Dallas to Atlanta is ~800 miles
Dallas to Miami is ~1,300 miles
Dallas to Chicago is ~1,000 miles
Dallas to Phoenix is ~1,100 miles
Dallas to Denver is ~900 miles
So you can see there are no closeby major metro areas comparable to DFW and Houston. Even San Antonio is bigger than most metro areas within 750 miles of it, except DFW and Houston. It has 1.8 million. Austin is comparable to a few metro areas in surrounding states (1.4 million).
Even Chicago is 275 miles from Detroit, though Detroit is 4 million people less than Chicago, they are both over 5 million. MSP is 400 miles from Chicago. Detroit is 600 miles to NYC, 550 miles from DC/Balt., and 550 miles from Philly. So these major Midwestern cities of Chicago and Detroit are not as removed from the major East Coast population centers. They don't seem as remote.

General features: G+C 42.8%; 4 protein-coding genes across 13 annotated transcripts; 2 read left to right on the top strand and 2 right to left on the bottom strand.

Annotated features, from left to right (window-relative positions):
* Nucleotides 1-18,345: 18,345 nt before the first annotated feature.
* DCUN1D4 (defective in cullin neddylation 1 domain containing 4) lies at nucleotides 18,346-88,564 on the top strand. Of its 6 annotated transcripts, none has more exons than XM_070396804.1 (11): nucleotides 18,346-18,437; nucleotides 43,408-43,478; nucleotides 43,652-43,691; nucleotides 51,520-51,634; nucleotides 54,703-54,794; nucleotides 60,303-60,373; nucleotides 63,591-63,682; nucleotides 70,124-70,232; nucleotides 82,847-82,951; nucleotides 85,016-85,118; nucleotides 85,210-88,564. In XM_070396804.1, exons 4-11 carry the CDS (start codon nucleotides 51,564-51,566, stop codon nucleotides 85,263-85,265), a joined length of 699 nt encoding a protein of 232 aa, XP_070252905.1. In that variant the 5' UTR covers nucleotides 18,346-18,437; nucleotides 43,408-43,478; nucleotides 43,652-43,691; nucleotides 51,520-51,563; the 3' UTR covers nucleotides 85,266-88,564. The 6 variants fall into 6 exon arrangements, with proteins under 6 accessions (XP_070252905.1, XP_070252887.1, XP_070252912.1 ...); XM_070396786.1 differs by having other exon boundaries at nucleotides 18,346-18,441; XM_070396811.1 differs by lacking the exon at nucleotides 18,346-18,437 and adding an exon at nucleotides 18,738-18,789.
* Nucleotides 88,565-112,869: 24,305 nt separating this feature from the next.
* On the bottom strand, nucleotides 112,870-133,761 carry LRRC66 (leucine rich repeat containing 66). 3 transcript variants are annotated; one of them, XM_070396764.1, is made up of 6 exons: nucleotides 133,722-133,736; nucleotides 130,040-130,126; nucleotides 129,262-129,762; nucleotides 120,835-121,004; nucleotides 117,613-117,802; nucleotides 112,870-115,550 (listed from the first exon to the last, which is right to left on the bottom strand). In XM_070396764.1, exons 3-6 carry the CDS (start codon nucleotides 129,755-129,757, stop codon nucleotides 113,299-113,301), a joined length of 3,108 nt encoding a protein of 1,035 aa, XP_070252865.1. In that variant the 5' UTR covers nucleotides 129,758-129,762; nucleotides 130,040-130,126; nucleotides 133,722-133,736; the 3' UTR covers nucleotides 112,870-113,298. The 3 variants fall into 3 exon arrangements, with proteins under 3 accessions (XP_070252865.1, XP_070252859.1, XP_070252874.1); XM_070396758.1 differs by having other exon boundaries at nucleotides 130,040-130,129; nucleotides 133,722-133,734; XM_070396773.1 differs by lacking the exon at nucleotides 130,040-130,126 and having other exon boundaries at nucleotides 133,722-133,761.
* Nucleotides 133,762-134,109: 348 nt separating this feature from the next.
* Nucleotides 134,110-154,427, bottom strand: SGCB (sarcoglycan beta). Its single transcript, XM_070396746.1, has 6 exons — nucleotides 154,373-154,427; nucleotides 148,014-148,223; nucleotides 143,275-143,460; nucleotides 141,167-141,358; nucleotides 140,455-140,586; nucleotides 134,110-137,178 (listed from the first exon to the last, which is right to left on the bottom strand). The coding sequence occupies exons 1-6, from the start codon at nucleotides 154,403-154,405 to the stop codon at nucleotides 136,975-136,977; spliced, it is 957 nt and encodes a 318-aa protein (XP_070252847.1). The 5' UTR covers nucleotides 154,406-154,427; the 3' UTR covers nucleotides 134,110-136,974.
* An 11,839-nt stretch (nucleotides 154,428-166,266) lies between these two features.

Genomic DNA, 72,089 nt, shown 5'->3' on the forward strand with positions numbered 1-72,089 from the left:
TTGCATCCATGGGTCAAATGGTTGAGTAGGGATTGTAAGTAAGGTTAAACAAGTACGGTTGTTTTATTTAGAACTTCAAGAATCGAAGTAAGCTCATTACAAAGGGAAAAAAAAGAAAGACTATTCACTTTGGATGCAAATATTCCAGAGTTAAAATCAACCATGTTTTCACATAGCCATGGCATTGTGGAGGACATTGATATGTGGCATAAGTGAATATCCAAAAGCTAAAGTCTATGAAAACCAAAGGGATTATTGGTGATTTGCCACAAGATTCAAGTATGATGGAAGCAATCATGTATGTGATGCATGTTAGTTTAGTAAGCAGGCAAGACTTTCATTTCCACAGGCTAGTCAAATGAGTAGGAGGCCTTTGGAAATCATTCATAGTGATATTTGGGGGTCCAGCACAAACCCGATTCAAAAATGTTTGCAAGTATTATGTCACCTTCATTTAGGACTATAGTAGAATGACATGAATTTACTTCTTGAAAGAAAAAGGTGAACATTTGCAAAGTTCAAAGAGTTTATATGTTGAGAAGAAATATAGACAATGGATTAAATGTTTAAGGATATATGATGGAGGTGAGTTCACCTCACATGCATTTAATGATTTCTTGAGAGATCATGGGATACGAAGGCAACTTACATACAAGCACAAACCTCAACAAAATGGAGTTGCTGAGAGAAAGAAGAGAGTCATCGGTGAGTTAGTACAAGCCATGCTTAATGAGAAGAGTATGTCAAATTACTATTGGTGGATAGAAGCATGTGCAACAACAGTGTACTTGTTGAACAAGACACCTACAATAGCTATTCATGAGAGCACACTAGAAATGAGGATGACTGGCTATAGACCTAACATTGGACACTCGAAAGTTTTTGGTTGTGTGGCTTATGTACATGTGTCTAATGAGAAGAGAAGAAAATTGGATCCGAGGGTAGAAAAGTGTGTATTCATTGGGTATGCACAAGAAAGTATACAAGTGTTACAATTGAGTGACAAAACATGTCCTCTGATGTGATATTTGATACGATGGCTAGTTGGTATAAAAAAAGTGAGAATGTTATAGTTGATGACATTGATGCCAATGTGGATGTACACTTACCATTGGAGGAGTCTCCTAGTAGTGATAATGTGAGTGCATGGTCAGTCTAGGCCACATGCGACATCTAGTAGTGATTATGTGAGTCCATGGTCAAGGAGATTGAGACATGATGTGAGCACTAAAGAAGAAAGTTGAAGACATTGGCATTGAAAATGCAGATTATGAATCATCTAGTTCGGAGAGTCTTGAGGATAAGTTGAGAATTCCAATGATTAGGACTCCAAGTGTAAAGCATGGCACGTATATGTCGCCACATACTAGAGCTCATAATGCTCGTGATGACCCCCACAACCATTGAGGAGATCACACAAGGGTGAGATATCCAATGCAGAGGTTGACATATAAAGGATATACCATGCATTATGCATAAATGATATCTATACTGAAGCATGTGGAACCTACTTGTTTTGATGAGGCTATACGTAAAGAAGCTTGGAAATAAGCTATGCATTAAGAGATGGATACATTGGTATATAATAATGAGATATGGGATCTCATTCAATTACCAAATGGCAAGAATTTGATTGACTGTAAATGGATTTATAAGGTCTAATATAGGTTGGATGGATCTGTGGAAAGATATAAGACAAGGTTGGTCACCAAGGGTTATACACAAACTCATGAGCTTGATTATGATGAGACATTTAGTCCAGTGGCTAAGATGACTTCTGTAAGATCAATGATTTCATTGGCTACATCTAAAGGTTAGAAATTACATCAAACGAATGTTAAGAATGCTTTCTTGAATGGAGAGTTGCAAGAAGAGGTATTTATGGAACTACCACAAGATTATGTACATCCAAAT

But Texas and it two major metro areas are more remote. Of the states that border Texas (OK, AR, LA, and NM, as well as two other near states: KS, CO), there are only 2 major metro areas of 1 million or more:
Oklahoma City (1.1 million)
New Orleans (1.3 million)
and two additional mid-major metro areas that are nealy 1 million:
& Other mid-major metros nearby in these states:
Baton Rouge (700,000)
Little Rock (600,000)
So there isn't the kind of population centers close by to Texas or in neighboring states that are on the level of DFW, Houston, and even San Antonio and Austin.
So, from this observation, which state should Texas be lumped together with?